Regardless of their personal style, most fathers are interested in having a satisfying relationship with their children. Although they might not be able to put it into words, most fathers know they are important to their children. According to psychotherapist Will Schutz, a good relationship needs three things: involvement, respect and influence, and affection.
Involvement: The Foundation of a Relationship
The first step in any relationship is the feeling by both persons that the other is interested in them and wants to be with them.
Many fathers begin to prepare for this kind of relationship before their child is even born. A father who seeks involvement is interested in his wife's pregnancy and makes preparations for the child's birth. When the child is born he is eager to hold the infant. In countless small ways, this father demonstrates involvement - he may gently touch and play with his children, hold and talk to them. By doing these things he sends a clear and emphatic message:
I want to be your father. I am interested in you. I enjoy being with you. You and I have a relationship that is important to me.
Every child wants to sense this type of involvement from his or her father and mother. Without it, a child feels isolated and rejected. The foundation of the relationship crumbles.
What the Research Shows
Research on father-child involvement demonstrates that :
(1) Fathers are significant for children;
(2) Fathers are sensitive to children;
(3) Fathers play with children differently than mothers do.
These differences in play continue as the child grows older. Fathers may vigorously bounce and lift a 1- or 2-year-old in rough and tumble physical play; mothers may prefer to play conventional games like "peek-a-boo," offer an interesting toy, or read. Fathers' play appears to be more physically stimulating while mothers are more interested in teaching.
As a result, children seem to prefer fathers as play partners, though in a stressful situation they may be more likely to turn to their mothers. This preference could be due to fathers spending a greater proportion of their time playing with their children than mothers. One researcher noted that about 40 percent of a father's time with his young children was spent in play in contrast to about 25 percent of the mother's time. Even though fathers may spend less total time in play than mothers, their type of play and their apparent interest in that type of involvement make them attractive play partners.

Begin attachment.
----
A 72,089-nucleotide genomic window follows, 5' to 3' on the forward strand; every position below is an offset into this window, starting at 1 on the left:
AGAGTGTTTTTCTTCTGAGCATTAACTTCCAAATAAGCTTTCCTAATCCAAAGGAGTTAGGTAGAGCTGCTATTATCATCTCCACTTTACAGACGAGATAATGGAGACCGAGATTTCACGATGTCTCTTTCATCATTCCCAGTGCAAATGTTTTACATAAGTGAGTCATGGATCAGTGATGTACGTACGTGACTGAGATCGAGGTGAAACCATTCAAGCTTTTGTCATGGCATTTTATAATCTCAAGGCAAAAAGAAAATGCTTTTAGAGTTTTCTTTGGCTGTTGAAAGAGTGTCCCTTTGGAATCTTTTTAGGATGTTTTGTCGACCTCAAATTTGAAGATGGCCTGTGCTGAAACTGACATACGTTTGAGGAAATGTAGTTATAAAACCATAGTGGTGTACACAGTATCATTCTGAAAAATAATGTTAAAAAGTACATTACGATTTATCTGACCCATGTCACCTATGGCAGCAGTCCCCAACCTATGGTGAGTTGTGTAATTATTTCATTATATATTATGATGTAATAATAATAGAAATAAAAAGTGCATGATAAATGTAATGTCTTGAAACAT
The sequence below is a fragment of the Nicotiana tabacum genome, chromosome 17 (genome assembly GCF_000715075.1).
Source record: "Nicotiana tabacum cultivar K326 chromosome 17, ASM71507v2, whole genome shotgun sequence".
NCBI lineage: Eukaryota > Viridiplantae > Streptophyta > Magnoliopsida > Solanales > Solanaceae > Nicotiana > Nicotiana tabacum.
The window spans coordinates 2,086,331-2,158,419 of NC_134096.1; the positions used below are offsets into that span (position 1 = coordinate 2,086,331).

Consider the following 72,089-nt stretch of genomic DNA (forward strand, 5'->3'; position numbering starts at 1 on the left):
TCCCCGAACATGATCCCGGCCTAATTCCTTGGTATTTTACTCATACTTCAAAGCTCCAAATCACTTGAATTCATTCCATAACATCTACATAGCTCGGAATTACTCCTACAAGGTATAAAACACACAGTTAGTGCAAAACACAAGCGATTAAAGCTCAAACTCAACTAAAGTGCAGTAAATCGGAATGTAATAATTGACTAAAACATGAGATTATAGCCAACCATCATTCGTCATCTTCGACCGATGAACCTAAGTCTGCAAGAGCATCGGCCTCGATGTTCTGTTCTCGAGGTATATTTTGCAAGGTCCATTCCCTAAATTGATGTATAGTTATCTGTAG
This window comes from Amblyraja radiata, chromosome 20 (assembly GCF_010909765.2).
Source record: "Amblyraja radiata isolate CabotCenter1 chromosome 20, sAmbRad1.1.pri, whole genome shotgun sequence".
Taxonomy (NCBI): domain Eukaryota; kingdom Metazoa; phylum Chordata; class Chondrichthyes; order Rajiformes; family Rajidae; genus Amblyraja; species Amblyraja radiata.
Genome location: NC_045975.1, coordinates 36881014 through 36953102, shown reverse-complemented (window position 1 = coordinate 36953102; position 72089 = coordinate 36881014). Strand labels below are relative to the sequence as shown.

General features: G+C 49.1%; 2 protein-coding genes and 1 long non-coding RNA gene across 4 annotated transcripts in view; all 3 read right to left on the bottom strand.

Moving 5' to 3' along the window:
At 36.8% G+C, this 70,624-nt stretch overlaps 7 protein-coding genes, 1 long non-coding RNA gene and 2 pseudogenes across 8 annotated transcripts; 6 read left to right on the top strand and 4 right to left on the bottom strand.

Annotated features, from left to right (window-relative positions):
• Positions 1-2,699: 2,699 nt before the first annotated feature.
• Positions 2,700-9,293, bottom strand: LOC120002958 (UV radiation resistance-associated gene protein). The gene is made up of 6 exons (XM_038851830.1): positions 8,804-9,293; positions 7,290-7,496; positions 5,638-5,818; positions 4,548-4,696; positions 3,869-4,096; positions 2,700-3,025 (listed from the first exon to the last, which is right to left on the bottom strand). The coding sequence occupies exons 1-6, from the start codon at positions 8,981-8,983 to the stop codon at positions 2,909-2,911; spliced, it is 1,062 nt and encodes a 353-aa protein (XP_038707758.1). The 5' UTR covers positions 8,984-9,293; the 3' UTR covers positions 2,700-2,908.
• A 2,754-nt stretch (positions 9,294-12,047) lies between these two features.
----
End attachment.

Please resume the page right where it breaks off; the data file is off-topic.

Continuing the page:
There are, of course, exceptions to this pattern. Some men simply do not enjoy playing with children, and some mothers may prefer an arousing, physical form of child play. Also, when both parents work, the additional demands on the family could affect the amount of time one or both parents spend enjoying their children.
Suggestions for Fathers
How can fathers become more involved with their children? First, they can give each of their children exclusive attention as often as possible. During their time together fathers could enjoy their children's company without allowing outside distractions to interfere. As a result, their children would feel noticed and special. There is no single formula for how this might be accomplished. A father and child might play, talk, learn a skill or read together. What is important is that they notice each other and acknowledge a common interest. This type of undistracted attention promotes a sense that each is important to the other.
Fathers might also give their children a glimpse of their work world. Children want to know what life is like outside the home and what their parents do at work. Many farm families and small businesses include their children in the operation at an early age. Parents in other occupations may find it more difficult to give their children a glimpse of their work, but even brief visits or tours will help.
Business and industry are gradually beginning to acknowledge that many workers are parents too, and that adjustment in this role can have a positive effect on work performance. Some industries provide day care centers for children of their employees. Both mothers and fathers are able to visit their children during breaks.